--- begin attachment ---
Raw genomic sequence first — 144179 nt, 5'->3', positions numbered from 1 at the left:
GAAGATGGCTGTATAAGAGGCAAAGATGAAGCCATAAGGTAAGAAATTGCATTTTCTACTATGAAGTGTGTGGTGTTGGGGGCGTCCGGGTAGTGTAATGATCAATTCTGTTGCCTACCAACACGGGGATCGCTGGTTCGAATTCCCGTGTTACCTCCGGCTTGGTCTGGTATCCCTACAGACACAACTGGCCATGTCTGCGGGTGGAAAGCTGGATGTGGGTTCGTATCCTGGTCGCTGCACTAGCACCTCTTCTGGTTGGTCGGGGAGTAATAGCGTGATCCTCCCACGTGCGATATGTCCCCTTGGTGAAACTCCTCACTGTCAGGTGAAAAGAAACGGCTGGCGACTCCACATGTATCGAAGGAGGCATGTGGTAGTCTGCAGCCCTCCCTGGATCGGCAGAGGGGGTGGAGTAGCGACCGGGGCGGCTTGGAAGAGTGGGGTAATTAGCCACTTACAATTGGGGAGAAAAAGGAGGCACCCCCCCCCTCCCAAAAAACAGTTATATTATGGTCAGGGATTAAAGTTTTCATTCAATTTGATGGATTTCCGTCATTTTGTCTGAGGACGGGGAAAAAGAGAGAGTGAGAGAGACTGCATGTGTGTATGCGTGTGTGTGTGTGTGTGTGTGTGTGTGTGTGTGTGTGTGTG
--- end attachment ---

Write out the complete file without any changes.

Raw genomic sequence first — 144179 nt, 5'->3', positions numbered from 1 at the left:
GAAGATGGCTGTATAAGAGGCAAAGATGAAGCCATAAGGTAAGAAATTGCATTTTCTACTATGAAGTGTGTGGTGTTGGGGGCGTCCGGGTAGTGTAATGATCAATTCTGTTGCCTACCAACACGGGGATCGCTGGTTCGAATTCCCGTGTTACCTCCGGCTTGGTCTGGTATCCCTACAGACACAACTGGCCATGTCTGCGGGTGGAAAGCTGGATGTGGGTTCGTATCCTGGTCGCTGCACTAGCACCTCTTCTGGTTGGTCGGGGAGTAATAGCGTGATCCTCCCACGTGCGATATGTCCCCTTGGTGAAACTCCTCACTGTCAGGTGAAAAGAAACGGCTGGCGACTCCACATGTATCGAAGGAGGCATGTGGTAGTCTGCAGCCCTCCCTGGATCGGCAGAGGGGGTGGAGTAGCGACCGGGGCGGCTTGGAAGAGTGGGGTAATTAGCCACTTACAATTGGGGAGAAAAAGGAGGCACCCCCCCCCTCCCAAAAAACAGTTATATTATGGTCAGGGATTAAAGTTTTCATTCAATTTGATGGATTTCCGTCATTTTGTCTGAGGACGGGGAAAAAGAGAGAGTGAGAGAGACTGCATGTGTGTATGCGTGTGTGTGTGTGTGTGTGTGTGTGTGTGTGTGTGTGTGTG